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Monday, October 27, 2008

Psst! Hey Mr. Economist...wanna take a survey?

These are my answers to a recent survey sent to me by a very careful and knowledgable economist in Washington D. C. My answers are in Bold:

As you may have heard, Congress is toying with the idea of passing new stimulus legislation. I am very interested in what you think about that possibility. Could you please take a few moments to answer (on background) the following three questions? Thank you.

#1: Given current economic forecasts, do you think a new economic stimulus measure is appropriate?

Yes. By passing legislation to lock in the current marginal tax rates to eliminate any ambiguity re: marginal tax rates in the future. Temporary tax cuts we know are of little value given the empirical impact of the last one and the volumes of literature on the permanent income hypothesis.

#2: If your answer to the first question is "yes," what form should the stimulus measure take? Please check all that apply:

If you are going to do it then at least start fixing bridges so they don’t fall down over the Mississippi River and such like that. Don't build bridges to nowhere. But building side-by-side roads to nowhere like the Japanese did is stupid too. And I have zero expectation that any public spending would be other than more bridges to nowhere. And help out the poor Joe who lost his job. And one more thing...reduce corporate taxes so firms are not compelled to ship jobs overseas given the punatively high US corporate tax rate in comparison to other major industrial powers.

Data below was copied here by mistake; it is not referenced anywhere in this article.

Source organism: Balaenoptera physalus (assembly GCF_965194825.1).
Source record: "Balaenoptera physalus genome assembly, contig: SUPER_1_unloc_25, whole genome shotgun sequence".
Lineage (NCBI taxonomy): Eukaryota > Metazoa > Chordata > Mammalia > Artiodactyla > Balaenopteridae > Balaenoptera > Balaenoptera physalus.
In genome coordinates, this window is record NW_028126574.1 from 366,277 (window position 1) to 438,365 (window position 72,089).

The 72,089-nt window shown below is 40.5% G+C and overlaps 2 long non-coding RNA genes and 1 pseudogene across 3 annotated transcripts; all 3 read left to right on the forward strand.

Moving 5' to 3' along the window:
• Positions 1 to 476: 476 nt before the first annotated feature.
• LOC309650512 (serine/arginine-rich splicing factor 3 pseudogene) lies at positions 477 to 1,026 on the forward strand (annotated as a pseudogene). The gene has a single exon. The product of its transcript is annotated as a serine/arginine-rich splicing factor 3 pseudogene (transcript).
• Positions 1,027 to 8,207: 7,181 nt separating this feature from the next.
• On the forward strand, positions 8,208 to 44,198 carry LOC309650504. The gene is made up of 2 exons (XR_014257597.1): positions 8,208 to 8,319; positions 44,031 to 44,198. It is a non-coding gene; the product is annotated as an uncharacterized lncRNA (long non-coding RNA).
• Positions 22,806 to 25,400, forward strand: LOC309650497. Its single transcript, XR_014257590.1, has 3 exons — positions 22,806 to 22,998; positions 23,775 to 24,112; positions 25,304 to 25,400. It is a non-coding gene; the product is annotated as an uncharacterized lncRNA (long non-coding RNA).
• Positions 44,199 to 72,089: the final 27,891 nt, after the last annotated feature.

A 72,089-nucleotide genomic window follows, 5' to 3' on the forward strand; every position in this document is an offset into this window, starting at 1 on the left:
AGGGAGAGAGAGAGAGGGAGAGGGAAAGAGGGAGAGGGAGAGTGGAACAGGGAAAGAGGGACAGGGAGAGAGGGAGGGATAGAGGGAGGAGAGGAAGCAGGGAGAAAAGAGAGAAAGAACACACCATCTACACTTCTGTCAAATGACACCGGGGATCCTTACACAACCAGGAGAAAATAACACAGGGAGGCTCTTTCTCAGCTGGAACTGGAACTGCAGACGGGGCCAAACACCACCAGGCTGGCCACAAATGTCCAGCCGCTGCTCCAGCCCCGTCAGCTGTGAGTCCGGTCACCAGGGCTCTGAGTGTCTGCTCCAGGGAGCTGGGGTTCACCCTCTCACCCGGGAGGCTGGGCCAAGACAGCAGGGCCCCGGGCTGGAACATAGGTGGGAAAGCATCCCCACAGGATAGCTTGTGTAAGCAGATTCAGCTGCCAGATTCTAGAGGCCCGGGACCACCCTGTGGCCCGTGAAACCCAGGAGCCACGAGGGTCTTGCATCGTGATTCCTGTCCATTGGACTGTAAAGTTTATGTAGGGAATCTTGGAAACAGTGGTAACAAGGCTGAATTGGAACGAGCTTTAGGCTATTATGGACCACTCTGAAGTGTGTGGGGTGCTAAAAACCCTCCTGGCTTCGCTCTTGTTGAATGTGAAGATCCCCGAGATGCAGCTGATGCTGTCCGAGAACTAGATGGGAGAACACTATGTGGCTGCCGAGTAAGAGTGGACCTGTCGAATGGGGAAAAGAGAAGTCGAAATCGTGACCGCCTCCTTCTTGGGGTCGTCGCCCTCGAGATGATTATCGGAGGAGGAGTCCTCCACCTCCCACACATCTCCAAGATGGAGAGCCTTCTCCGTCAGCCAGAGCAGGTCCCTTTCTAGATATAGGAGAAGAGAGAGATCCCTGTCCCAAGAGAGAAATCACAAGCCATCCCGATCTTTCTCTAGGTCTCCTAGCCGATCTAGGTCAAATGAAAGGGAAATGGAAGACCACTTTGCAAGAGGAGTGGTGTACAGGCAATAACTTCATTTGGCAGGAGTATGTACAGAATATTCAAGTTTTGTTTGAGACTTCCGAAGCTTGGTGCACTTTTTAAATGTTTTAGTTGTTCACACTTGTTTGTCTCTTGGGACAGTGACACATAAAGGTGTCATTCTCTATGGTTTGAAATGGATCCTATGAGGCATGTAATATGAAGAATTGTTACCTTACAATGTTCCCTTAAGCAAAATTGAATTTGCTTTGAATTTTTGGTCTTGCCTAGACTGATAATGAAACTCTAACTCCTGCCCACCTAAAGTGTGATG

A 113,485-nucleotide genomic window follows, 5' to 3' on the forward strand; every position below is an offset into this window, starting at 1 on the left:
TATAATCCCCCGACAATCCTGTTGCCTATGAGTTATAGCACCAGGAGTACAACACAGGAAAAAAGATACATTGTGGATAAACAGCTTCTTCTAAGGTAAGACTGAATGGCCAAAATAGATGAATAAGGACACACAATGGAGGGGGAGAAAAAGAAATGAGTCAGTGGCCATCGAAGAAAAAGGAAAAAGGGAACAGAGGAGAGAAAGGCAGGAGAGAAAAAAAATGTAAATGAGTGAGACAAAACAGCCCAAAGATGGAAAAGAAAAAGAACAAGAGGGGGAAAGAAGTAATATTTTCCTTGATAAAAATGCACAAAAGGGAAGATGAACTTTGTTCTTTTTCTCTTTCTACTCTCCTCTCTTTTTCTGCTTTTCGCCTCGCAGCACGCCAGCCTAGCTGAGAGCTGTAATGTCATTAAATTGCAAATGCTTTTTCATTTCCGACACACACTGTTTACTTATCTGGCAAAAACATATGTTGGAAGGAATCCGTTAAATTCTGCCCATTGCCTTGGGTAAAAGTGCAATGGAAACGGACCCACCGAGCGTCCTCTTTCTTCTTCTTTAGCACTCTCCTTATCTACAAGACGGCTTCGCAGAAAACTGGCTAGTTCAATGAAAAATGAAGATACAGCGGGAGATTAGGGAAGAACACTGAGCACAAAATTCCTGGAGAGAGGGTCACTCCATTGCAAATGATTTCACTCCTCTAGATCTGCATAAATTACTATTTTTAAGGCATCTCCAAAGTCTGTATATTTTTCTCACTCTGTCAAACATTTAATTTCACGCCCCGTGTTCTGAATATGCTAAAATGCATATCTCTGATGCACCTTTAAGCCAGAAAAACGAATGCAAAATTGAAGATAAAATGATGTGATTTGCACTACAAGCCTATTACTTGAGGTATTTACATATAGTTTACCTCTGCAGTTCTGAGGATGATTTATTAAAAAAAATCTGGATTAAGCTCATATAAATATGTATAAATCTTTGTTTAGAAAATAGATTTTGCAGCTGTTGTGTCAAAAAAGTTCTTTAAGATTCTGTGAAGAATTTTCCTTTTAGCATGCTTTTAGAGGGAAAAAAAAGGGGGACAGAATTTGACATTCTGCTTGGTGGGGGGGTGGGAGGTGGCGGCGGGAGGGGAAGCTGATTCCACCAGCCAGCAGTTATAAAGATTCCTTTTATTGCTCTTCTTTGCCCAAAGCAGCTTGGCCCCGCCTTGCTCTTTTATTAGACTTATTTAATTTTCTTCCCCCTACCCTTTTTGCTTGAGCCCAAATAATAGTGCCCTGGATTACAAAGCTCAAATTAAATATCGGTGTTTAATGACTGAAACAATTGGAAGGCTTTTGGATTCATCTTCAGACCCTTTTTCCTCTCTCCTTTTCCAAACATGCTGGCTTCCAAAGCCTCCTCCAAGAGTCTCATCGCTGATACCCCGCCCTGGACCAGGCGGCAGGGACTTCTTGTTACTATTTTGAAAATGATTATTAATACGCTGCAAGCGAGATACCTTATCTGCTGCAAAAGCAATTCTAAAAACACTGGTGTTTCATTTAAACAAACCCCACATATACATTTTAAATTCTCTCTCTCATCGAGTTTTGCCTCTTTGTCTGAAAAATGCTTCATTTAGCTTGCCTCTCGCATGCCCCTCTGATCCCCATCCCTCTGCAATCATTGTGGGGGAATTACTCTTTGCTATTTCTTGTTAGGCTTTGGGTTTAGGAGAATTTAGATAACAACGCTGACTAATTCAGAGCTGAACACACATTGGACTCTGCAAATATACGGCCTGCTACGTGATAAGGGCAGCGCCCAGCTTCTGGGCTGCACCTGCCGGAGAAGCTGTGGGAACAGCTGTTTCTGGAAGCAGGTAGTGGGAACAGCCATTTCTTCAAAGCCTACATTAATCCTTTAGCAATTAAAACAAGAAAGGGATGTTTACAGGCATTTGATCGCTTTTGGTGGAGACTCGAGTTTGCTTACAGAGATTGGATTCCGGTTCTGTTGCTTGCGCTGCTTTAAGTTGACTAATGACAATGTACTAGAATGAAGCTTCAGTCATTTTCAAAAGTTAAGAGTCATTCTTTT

______ Refundable income tax rebates (e.g., another $600 check)

_X_____ Infrastructure projects

___X___ Cut in corporate tax rates

______ Aid to state and local governments

______ Incentives for new investment (e.g., accelerated depreciation)

______ Increased food stamp benefits

_X_____ Extended unemployment benefits

______ Other (please describe)

#3: If you could unilaterally rewrite U.S. economic policy, what are the one or two most important changes you would make?

I would go back to the Tax Reform Act of 1986 where we widened the base and lowered the marginal rates down to 15% and 28%. Further, I would make reform of Social Security and Medicare a national emergency focusing mostly if not completely on expenditures and not revenues. We know from the CBO that the taxes required to fund the promised actuarial obligations would choke the life out of us.

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